We would like to thank Prof David Walker for his technical advice and provision of equipment in the development of this technique. This work is supported by the Victorian Government’s Operational Infrastructure Support Program. This work was partly supported by the Victorian Government’s Operational Infrastructure Support Program.
|LabChart 7 software (for Macintosh)||ADINSTRUMENTS||MLU60/7||used in protocol step 4|
|PowerLab 8/30 (model ML870)||ADINSTRUMENTS||PL3508|
|Octal Bridge Amp (model ML228)||ADINSTRUMENTS||FE228|
|Black BNC to BNC cable (1 m)||ADINSTRUMENTS||MLAC01|
|Macintosh OS||Apple Inc.||Mac OS X 10.4 or later|
|Surgipack Digital Rectal Thermometer||Vega Technologies||MT-918|
|Grass volumeteric pressure transducer PT5A||Grass Instruments Co.||Model number PT5A; serial No. L302P4.|
|1 ml Syringe||Becton Dickinson (BD)||309628|
|5 ml Serological syringe pipettes||Greiner Bio One||606160||Connected via plastic tubing|
|Balance/Scales||VWR International, Pty Ltd||SHIMAUW220D||Any weighing balance with of 0.1 gram resolution|
|HM40 Humidity & temperature meter||Vaisala||HM40A1AB|
|Laboratory tubing||Dow Corning||508-101||Used to connect water column to the syringe and pressure transducer|
|Cylindrical Perspex Chamber||Dynalab Corp.||Custom built cylindrical chamber with internal dimensions as follows: 50 mm(w) x 1,500 mm(l). There are two lids for each side, with dimensions 80 mm(l) x 80 mm(w). Each lid has a 60 mm wide circular hole cut on the face of the lid 50 mm deep. This allows the chamber to fit into the lid. A rubber ring is fitted around each hole of the lid where the chamber will fit. For attachment of syringe and pressure transducer, the openings are 5 mm in diameter. For attachment of humidity probe, the openings are 25 mm in diameter.|
|80% Ethanol (4 L)||VWR International, Pty Ltd||BDH1162-4LP|
- World Health Organization, World Health Statistics. WHO, Geneva, Switzerland. (2008).
- Jones, C. V., et al. M2 macrophage polarization is associated with alveolar formation during postnatal lung development. Respir. Res. 14, (41), 14-41 (2013).
- Campbell, E., et al. Stem cell factor-induced airway hyperreactivity in allergic and normal mice. Am. J. Pathol. 154, (4), 1259-1265 (1999).
- Card, J. W., et al. Cyclooxygenase-2 deficiency exacerbates bleomycin-induced lung dysfunction but not fibrosis. Am. J. Respir. Cell. Mol. Biol. 37, (3), 300-308 (2007).
- Berndt, A., et al. Comparison of unrestrained plethysmography and forced oscillation for identifying genetic variability of airway responsiveness in inbred mice. Physiol. Genomics. 43, (1), 1-11 (2011).
- Flandre, T., et al. Effect of somatic growth, strain, and sex on double-chamber plethysmographic respiratory function values in healthy mice. J. Appl. Physiol. 94, (3), 1129-1136 (2003).
- Petak, F., et al. Hyperoxia-induced changes in mouse lung mechanics: forced oscillations vs. barometric plethysmography. J. Appl. Physiol. 90, (6), 2221-2230 (2001).
- Drorbaugh, J. E., Fenn, W. O. A barometric method for measuring ventilation in newborn infants. Pediatrics. 16, (1), 81-87 (1955).
- Milton, P. L., Dickinson, H., Jenkin, G., Lim, R. Assessment of respiratory physiology of C57BL/6 mice following bleomycin administration using barometric plethysmography. Respiration. 83, (3), 253-266 (2012).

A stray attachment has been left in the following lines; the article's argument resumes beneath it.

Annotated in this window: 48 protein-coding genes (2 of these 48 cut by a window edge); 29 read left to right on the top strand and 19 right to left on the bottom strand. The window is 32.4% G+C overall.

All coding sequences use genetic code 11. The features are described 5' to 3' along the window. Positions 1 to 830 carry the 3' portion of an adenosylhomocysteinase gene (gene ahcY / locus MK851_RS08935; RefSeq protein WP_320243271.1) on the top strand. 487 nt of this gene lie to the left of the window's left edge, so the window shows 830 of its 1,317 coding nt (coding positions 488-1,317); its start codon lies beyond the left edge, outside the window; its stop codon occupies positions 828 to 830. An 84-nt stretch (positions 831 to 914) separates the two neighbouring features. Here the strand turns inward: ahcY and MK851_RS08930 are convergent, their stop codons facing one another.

- Gargiulo, S., et al. Mice anesthesia, analgesia, and care, part I: anesthetic considerations in preclinical research. ILAR J. 53, (1), 55-69 (2012).
- Hildebrandt, I., et al. Anesthesia and other considerations for in vivo imaging of small animals. ILAR J. 49, (1), 17-26 (2008).
- Meijer, M. K., et al. Effect of restraint and injection methods on heart rate and body temperature in mice. Lab Anim. 40, 382-391 (2006).
- Hamelmann, E., et al. Noninvasive measurement of airway responsiveness in allergic mice using barometric plethysmography. Am. J. Respir. Crit. Care Med. 156, (3), 766-775 (1997).
- Lim, R., et al. Human mesenchymal stem cells reduce lung injury in immunocompromised mice but not in immunocompetent mice. Respiration. 85, (4), 332-341 (2013).
- Murphy, S., et al. Human amnion epithelial cells prevent Bleomycin-induced lung injury and preserve lung function. Cell Transplant. 20, 909-923 (2011).
- Murphy, S., et al. Human amnion epithelial cells do not abrogate pulmonary fibrosis in mice with impaired macrophage function. Cell Transplant. 21, (7), 1477-1492 (2012).
- Wichers, L. B., et al. A method for exposing rodents to resuspended particles using whole-body plethysmography. Part. Fibre Toxicol. 13, (12), (2006).
- Chong, B. T. Y., et al. Measurement of bronchoconstriction using whole-body plethysmograph: comparison of freely moving versus restrained guinea pigs. J. Pharmacol. Toxicol. Methods. 39, (3), 163-168 (1998).
- Lizuka, H., et al. Measurement of respiratory function using whole-body plethysmography in unanesthetized and unrestrained nonhuman primates. J. Toxicol. Sci. 35, (6), 863-870 (2010).
- McGregor, H., et al. The effect of prenatal exposure to carbon monoxide on breathing and growth of the newborn guinea pig. Pediatr. Res. 43, 126-131 (1998).
- Lundblad, L., et al. A reevaluation of the validity of unrestrained plethysmography in mice. J. Appl. Physiol. 93, 1198-1207 (2002).
- Bartlett, D., Tenney, S. M. Control of breathing in experimental anemia. Respir. Physiol. 10, (3), 384-395 (1970).
- Malan, A. Ventilation measured by body plethysmography in hibernating mammals and in poiiulotherms. Respir. Physiol. 17, (1), 32-44 (1973).
- Seifert, E. L., Mortola, J. P. The circadian pattern of breathing in conscious adult rats. Respir. Physiol. 129, (3), 297-305 (2002).
- DuBois, A. B., et al. A new method for measuring airway resistance in man using a body plethysmograph: Values in normal subject and in patients with respiratory disease. J. Clin. Invest. 35, (3), 327-335 (1956).
- Enhorning, G., et al. Whole-body plethysmography, does it measure tidal volume of small animals. Can. J. Physiol. Pharmacol. 76, (10-11), 945-951 (1998).
- Zhang, Q., et al. Does unrestrained single-chamber plethysmography provide a valid assessment of airway responsiveness in allergic BALB/c mice. Respir. Res. 10, (61), (2009).